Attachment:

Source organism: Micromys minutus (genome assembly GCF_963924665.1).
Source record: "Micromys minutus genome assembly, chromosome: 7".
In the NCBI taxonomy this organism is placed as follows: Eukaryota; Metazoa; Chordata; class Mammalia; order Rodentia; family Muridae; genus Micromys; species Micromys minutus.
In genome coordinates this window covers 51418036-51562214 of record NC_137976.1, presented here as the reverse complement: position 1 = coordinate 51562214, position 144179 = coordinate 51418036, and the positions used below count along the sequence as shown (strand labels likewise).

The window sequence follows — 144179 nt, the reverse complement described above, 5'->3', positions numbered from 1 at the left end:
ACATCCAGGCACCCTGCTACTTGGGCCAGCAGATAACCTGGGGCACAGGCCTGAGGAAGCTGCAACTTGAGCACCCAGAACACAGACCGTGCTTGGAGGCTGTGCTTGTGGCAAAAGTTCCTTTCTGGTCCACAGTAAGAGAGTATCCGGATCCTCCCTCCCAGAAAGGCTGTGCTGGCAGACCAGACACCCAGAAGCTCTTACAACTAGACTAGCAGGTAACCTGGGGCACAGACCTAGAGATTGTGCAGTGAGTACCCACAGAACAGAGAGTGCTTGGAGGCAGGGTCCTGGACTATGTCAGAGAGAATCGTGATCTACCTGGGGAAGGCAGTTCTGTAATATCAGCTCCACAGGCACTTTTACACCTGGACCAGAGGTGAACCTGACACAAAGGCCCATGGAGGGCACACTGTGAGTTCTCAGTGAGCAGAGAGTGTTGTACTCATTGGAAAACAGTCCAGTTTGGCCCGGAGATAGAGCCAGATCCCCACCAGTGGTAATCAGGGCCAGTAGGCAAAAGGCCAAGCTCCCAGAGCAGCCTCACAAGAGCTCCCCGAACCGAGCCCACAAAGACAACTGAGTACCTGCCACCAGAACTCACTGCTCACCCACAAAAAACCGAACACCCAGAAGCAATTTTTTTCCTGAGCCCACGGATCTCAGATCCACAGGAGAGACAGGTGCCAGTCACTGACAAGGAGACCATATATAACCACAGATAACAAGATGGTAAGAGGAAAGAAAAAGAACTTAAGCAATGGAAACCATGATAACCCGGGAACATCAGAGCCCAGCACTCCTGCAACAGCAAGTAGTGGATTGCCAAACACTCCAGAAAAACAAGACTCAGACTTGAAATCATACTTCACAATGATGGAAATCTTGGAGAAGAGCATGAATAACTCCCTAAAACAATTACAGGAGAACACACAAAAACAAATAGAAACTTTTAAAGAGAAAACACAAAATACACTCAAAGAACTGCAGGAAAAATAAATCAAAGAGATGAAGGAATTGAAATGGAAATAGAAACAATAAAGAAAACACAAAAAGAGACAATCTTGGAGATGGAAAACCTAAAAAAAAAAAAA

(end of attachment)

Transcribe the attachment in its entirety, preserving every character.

Source organism: Micromys minutus (genome assembly GCF_963924665.1).
Source record: "Micromys minutus genome assembly, chromosome: 7".
In the NCBI taxonomy this organism is placed as follows: Eukaryota; Metazoa; Chordata; class Mammalia; order Rodentia; family Muridae; genus Micromys; species Micromys minutus.
In genome coordinates this window covers 51418036-51562214 of record NC_137976.1, presented here as the reverse complement: position 1 = coordinate 51562214, position 144179 = coordinate 51418036, and the positions used below count along the sequence as shown (strand labels likewise).

The window sequence follows — 144179 nt, the reverse complement described above, 5'->3', positions numbered from 1 at the left end:
ACATCCAGGCACCCTGCTACTTGGGCCAGCAGATAACCTGGGGCACAGGCCTGAGGAAGCTGCAACTTGAGCACCCAGAACACAGACCGTGCTTGGAGGCTGTGCTTGTGGCAAAAGTTCCTTTCTGGTCCACAGTAAGAGAGTATCCGGATCCTCCCTCCCAGAAAGGCTGTGCTGGCAGACCAGACACCCAGAAGCTCTTACAACTAGACTAGCAGGTAACCTGGGGCACAGACCTAGAGATTGTGCAGTGAGTACCCACAGAACAGAGAGTGCTTGGAGGCAGGGTCCTGGACTATGTCAGAGAGAATCGTGATCTACCTGGGGAAGGCAGTTCTGTAATATCAGCTCCACAGGCACTTTTACACCTGGACCAGAGGTGAACCTGACACAAAGGCCCATGGAGGGCACACTGTGAGTTCTCAGTGAGCAGAGAGTGTTGTACTCATTGGAAAACAGTCCAGTTTGGCCCGGAGATAGAGCCAGATCCCCACCAGTGGTAATCAGGGCCAGTAGGCAAAAGGCCAAGCTCCCAGAGCAGCCTCACAAGAGCTCCCCGAACCGAGCCCACAAAGACAACTGAGTACCTGCCACCAGAACTCACTGCTCACCCACAAAAAACCGAACACCCAGAAGCAATTTTTTTCCTGAGCCCACGGATCTCAGATCCACAGGAGAGACAGGTGCCAGTCACTGACAAGGAGACCATATATAACCACAGATAACAAGATGGTAAGAGGAAAGAAAAAGAACTTAAGCAATGGAAACCATGATAACCCGGGAACATCAGAGCCCAGCACTCCTGCAACAGCAAGTAGTGGATTGCCAAACACTCCAGAAAAACAAGACTCAGACTTGAAATCATACTTCACAATGATGGAAATCTTGGAGAAGAGCATGAATAACTCCCTAAAACAATTACAGGAGAACACACAAAAACAAATAGAAACTTTTAAAGAGAAAACACAAAATACACTCAAAGAACTGCAGGAAAAATAAATCAAAGAGATGAAGGAATTGAAATGGAAATAGAAACAATAAAGAAAACACAAAAAGAGACAATCTTGGAGATGGAAAACCTAAAAAAAAAAAAA